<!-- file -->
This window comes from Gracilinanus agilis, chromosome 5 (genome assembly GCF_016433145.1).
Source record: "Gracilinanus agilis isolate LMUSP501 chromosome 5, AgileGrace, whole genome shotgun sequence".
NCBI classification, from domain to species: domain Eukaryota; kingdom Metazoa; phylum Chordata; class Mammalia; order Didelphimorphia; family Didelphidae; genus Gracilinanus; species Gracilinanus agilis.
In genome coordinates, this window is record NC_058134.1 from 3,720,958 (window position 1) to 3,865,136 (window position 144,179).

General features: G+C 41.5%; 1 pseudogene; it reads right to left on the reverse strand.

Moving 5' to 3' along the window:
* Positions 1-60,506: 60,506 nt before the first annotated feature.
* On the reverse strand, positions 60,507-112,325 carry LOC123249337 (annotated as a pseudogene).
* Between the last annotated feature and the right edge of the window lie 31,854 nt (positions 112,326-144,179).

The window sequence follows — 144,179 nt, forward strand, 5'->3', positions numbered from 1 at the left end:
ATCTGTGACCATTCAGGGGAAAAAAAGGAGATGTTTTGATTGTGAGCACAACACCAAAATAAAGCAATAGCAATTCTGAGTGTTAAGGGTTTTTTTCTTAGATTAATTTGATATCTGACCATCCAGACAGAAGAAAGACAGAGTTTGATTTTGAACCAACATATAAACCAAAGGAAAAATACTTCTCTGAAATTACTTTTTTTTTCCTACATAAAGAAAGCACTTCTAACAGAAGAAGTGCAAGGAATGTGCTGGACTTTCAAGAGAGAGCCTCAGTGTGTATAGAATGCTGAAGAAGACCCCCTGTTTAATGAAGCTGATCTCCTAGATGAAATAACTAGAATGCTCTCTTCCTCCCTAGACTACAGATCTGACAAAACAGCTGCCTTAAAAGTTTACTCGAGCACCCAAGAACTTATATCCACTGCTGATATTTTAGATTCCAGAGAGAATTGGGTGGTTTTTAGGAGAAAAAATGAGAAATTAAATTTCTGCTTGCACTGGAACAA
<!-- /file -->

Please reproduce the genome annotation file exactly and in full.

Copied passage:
This window comes from Gracilinanus agilis, chromosome 5 (genome assembly GCF_016433145.1).
Source record: "Gracilinanus agilis isolate LMUSP501 chromosome 5, AgileGrace, whole genome shotgun sequence".
NCBI classification, from domain to species: domain Eukaryota; kingdom Metazoa; phylum Chordata; class Mammalia; order Didelphimorphia; family Didelphidae; genus Gracilinanus; species Gracilinanus agilis.
In genome coordinates, this window is record NC_058134.1 from 3,720,958 (window position 1) to 3,865,136 (window position 144,179).

General features: G+C 41.5%; 1 pseudogene; it reads right to left on the reverse strand.

Moving 5' to 3' along the window:
* Positions 1-60,506: 60,506 nt before the first annotated feature.
* On the reverse strand, positions 60,507-112,325 carry LOC123249337 (annotated as a pseudogene).
* Between the last annotated feature and the right edge of the window lie 31,854 nt (positions 112,326-144,179).

The window sequence follows — 144,179 nt, forward strand, 5'->3', positions numbered from 1 at the left end:
ATCTGTGACCATTCAGGGGAAAAAAAGGAGATGTTTTGATTGTGAGCACAACACCAAAATAAAGCAATAGCAATTCTGAGTGTTAAGGGTTTTTTTCTTAGATTAATTTGATATCTGACCATCCAGACAGAAGAAAGACAGAGTTTGATTTTGAACCAACATATAAACCAAAGGAAAAATACTTCTCTGAAATTACTTTTTTTTTCCTACATAAAGAAAGCACTTCTAACAGAAGAAGTGCAAGGAATGTGCTGGACTTTCAAGAGAGAGCCTCAGTGTGTATAGAATGCTGAAGAAGACCCCCTGTTTAATGAAGCTGATCTCCTAGATGAAATAACTAGAATGCTCTCTTCCTCCCTAGACTACAGATCTGACAAAACAGCTGCCTTAAAAGTTTACTCGAGCACCCAAGAACTTATATCCACTGCTGATATTTTAGATTCCAGAGAGAATTGGGTGGTTTTTAGGAGAAAAAATGAGAAATTAAATTTCTGCTTGCACTGGAACAA